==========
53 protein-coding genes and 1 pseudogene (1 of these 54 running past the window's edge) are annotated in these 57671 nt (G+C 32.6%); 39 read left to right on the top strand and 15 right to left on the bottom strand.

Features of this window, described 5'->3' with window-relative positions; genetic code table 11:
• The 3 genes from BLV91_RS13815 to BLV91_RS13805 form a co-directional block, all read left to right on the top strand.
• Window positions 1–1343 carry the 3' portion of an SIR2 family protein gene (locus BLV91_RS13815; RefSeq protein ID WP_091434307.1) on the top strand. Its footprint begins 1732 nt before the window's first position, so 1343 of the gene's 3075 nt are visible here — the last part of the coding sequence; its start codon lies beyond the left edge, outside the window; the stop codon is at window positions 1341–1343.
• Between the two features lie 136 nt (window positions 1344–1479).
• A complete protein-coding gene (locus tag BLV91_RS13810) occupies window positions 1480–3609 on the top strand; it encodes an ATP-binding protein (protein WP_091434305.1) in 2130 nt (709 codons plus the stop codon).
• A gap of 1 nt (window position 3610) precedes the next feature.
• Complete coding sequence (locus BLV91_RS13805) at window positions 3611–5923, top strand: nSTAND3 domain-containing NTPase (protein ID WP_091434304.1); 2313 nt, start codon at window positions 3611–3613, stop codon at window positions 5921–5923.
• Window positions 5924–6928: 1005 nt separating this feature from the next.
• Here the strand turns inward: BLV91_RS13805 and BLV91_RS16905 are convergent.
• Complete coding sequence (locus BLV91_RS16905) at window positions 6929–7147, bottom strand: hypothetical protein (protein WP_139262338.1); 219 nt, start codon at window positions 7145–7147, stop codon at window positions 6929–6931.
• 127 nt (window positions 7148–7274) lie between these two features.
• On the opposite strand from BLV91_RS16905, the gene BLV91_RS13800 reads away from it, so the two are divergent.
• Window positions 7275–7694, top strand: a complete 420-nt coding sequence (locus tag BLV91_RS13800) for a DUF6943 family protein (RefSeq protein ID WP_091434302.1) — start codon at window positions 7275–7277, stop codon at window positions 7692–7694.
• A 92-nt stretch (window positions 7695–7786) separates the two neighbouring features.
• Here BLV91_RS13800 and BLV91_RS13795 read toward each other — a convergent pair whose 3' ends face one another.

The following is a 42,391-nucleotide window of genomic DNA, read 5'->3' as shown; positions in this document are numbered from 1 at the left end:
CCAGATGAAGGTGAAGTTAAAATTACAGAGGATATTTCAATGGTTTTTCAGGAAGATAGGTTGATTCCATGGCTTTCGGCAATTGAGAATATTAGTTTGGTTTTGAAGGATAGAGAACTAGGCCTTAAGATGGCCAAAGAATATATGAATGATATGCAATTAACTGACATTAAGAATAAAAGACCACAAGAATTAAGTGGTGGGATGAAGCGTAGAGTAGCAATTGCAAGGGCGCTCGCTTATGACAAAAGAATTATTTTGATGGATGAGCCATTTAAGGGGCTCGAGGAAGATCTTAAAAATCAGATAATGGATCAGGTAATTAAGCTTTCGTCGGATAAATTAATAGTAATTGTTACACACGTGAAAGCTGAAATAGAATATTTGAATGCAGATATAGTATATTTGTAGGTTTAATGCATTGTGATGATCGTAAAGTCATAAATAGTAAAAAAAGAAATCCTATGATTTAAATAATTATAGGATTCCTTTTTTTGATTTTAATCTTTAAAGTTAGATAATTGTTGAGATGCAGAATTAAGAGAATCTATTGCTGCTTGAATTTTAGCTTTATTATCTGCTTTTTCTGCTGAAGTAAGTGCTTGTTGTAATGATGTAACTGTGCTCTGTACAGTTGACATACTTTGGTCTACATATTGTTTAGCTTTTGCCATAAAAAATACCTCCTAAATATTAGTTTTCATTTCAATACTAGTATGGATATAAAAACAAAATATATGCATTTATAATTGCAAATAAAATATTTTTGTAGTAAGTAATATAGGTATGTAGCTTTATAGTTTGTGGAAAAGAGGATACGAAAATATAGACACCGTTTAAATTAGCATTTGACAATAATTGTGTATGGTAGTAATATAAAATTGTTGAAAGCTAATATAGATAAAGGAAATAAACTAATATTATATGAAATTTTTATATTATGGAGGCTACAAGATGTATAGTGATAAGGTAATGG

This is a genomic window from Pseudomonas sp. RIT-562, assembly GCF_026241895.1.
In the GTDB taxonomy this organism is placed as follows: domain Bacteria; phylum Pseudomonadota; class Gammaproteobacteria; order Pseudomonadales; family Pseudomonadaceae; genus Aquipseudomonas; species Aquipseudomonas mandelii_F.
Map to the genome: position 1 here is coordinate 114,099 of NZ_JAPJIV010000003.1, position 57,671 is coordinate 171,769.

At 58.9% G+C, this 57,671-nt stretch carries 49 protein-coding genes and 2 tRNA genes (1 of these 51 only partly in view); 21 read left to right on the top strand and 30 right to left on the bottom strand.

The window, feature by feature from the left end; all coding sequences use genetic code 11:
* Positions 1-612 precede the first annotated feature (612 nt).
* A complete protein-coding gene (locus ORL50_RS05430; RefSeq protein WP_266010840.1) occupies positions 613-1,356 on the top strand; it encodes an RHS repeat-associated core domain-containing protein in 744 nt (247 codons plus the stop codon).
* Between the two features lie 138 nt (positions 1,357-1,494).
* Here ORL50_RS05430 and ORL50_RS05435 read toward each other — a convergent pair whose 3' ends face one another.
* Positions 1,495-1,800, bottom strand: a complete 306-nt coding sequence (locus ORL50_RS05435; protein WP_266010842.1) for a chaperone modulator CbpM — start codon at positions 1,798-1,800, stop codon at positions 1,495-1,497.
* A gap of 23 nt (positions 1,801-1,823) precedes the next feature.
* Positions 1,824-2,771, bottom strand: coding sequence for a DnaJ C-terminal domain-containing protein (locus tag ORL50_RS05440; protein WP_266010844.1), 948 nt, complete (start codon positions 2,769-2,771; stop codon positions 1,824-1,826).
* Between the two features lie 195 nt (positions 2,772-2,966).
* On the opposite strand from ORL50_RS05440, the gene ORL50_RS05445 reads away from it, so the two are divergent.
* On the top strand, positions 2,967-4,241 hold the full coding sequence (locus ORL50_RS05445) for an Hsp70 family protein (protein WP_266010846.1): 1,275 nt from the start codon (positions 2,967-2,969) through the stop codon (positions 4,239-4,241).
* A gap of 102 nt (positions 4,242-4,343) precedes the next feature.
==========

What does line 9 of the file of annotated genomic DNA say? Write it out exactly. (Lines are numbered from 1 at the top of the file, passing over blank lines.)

• Window positions 5924–6928: 1005 nt separating this feature from the next.